Sunday, October 01, 2023

Werkzeug ... and who is responsible for code stability?

Don't you love it when you haven't deployed for a few days, and you change something insignificant, and then your deployed app crashes, because of something far outside your purview?

The python Werkzeug WSGI library was just updated to 3.0. This caused Python Flask 2.2.2 web apps running on Google Cloud's App Engine to automatically update. Which, if you use one of the utilities, url_quote, you get this error:

ImportError: cannot import name 'url_quote' from 'werkzeug.urls'

So, yes, I might have caught this by updating and running it first in my local environment. But Google Cloud could have caught this too, creating a stable environment for incremental deployment.

The fix is to add this line to your requirements.txt file:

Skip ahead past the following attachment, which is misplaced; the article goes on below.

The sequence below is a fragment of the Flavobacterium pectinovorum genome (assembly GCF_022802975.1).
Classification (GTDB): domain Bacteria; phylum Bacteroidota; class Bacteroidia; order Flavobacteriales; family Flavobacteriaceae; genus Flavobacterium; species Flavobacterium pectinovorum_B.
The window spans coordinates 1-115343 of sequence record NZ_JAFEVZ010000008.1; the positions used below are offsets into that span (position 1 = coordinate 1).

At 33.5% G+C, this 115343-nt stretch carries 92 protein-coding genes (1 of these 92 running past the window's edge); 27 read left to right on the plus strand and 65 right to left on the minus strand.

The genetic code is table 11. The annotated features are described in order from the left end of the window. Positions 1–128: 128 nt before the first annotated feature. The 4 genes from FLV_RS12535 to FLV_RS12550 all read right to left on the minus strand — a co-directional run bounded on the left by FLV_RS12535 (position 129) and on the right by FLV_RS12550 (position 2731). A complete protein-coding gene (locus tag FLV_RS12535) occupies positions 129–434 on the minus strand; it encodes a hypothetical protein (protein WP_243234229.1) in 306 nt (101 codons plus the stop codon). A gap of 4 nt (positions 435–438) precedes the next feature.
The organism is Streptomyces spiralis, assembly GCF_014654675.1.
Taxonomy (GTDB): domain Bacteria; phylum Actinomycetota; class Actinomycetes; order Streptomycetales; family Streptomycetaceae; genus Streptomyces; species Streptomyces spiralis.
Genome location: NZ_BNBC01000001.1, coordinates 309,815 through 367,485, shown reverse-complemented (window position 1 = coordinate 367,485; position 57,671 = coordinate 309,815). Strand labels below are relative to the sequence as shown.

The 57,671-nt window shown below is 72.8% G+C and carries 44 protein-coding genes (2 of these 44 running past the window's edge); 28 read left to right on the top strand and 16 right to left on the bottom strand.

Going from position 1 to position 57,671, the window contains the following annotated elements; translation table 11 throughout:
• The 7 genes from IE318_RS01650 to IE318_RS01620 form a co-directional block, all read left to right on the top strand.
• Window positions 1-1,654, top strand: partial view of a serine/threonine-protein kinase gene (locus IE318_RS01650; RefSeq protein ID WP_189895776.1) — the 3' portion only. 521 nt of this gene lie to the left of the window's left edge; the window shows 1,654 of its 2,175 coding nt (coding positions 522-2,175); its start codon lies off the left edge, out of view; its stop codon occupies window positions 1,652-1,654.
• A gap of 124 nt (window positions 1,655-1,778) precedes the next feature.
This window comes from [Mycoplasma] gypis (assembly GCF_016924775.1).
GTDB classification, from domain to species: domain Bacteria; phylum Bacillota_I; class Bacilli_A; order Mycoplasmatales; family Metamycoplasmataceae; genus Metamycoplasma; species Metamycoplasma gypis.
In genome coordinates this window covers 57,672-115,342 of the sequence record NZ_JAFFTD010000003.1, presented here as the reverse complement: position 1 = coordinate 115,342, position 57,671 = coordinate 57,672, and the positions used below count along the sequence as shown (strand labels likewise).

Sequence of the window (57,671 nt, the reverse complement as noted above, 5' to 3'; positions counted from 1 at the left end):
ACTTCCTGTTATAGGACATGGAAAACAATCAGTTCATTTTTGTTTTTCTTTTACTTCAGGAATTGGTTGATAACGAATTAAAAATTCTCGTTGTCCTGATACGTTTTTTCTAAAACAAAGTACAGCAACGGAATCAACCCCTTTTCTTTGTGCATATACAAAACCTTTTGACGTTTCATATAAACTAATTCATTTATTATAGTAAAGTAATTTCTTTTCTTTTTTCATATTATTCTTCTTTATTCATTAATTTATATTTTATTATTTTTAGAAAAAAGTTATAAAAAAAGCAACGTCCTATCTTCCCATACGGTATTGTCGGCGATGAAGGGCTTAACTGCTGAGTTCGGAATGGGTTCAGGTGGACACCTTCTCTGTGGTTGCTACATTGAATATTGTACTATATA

This reminds me of the whole unnecessary forced move to Flask, with its mixed bag of improvements and problems. It should be possible to run a webapp of any age (at least with configurations since 2008) in Google App Engine. Why all the unnecessary updating, crashing, and subsequent compulsory code obsolescence? What happened to backwards compatability? If it was still an observed principle, it would be easier now than ever. Why the insistence on forcing programmers to chase after the latest thing?


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